horse will know what to expect. Most horsemen work
around the horse in a counter-clockwise direction
starting with the near fore foot, then the near hind, the
off hind, and off fore.
To pick up the fore foot, stand beside your horse's
shoulder facing his rear. Place the hand nearest the
horse on his shoulder and run your other hand gently
but firmly down the back of the leg until the hand is
just above the fetlock. Grasp the fetlock area with the
fingers and at the same time press your other hand
against the horse's shoulder, thus forcing his weight
onto the opposite foreleg. Pick up the foot and support
the weight of the horse's leg on your knee.
The hind foot is picked up in much the same fashion
except the hind leg is usually grasped just above the
fetlock on the cannon. As you press against the horse's
hip with your inside hand, lift the foot directly toward
you with the other hand so that the leg is bent at the
hock. Then move to the rear placing your thigh
underneath the fetlock so as to support his leg firmly.
Once the underside of the foot is exposed, it is rather
simple to clean out and inspect the foot. Work from the
heel toward the toe with your hoof pick. Most
important is a good cleaning of the bottom of the
commissures or depressions between the frog and the
CLIPPED OR REACHED MANE AND CUT
SET AND SHAVED TAIL
bars. The deepest part of each depression is near the
heel. It is the part most often cleaned improperly, and
is the usual seat of thrush.
If the wall of the foot is dry, brittle and cracked, it is
wise to use a hoof dressing on the feet occasionally.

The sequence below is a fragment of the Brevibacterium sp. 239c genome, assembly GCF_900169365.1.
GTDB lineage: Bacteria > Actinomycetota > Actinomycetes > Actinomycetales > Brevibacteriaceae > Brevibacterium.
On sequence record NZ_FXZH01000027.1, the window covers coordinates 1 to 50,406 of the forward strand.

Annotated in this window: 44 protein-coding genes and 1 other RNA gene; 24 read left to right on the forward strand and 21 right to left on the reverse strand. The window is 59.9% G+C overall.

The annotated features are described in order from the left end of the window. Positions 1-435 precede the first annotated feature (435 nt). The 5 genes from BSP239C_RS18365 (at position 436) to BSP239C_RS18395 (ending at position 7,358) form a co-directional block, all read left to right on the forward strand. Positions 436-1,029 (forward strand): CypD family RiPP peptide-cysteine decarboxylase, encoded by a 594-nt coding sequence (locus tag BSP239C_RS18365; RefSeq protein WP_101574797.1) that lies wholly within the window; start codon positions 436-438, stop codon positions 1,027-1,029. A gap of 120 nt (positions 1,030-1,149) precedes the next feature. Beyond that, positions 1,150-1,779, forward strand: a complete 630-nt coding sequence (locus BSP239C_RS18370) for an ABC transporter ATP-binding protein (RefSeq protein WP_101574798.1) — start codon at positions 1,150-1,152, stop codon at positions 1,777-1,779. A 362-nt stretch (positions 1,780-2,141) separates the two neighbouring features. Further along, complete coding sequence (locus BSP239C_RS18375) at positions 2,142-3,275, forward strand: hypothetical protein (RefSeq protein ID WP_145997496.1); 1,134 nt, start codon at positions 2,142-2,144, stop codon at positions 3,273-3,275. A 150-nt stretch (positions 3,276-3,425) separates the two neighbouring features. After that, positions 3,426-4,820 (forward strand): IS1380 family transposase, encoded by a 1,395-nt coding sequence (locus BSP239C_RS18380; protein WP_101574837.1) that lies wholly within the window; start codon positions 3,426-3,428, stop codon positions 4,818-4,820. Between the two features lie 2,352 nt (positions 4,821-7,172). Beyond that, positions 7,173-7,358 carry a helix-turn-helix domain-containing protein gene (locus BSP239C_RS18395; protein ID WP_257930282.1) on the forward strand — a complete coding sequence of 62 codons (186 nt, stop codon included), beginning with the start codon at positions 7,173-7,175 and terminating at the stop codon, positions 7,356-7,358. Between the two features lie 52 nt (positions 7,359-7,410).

The frequency of this will depend on the condition of
the feet. For most horses once a week is enough.
Several good commercial hoof dressings are on the
market. If your horse is going into the show ring, make
sure the wall of the foot is clean. This may require
washing with water and a stiff brush to remove caked
mud or manure. Hoof dressing or light oil, such as
neatsfoot oil, often improves the appearance of the feet
GROOMING THE BODY
After the feet have been cleaned, the body is groomed.
Some horsemen will go about this job differently than
others; but regardless of the procedure, the idea is to
remove dirt and dust from the haircoat and skin and
bring out a sheen and gloss on your horse's body. Some
horsemen will use the currycomb in one hand and the
brush in the other using both tools at the same time.
Others feel they can do a more thorough job if they
completely curry one side of the horse and then use the
The usual procedure is to start on the left or near side,
beginning on the neck, then the breast, shoulder, fore
leg, back, side, belly, croup, and hind leg. Then move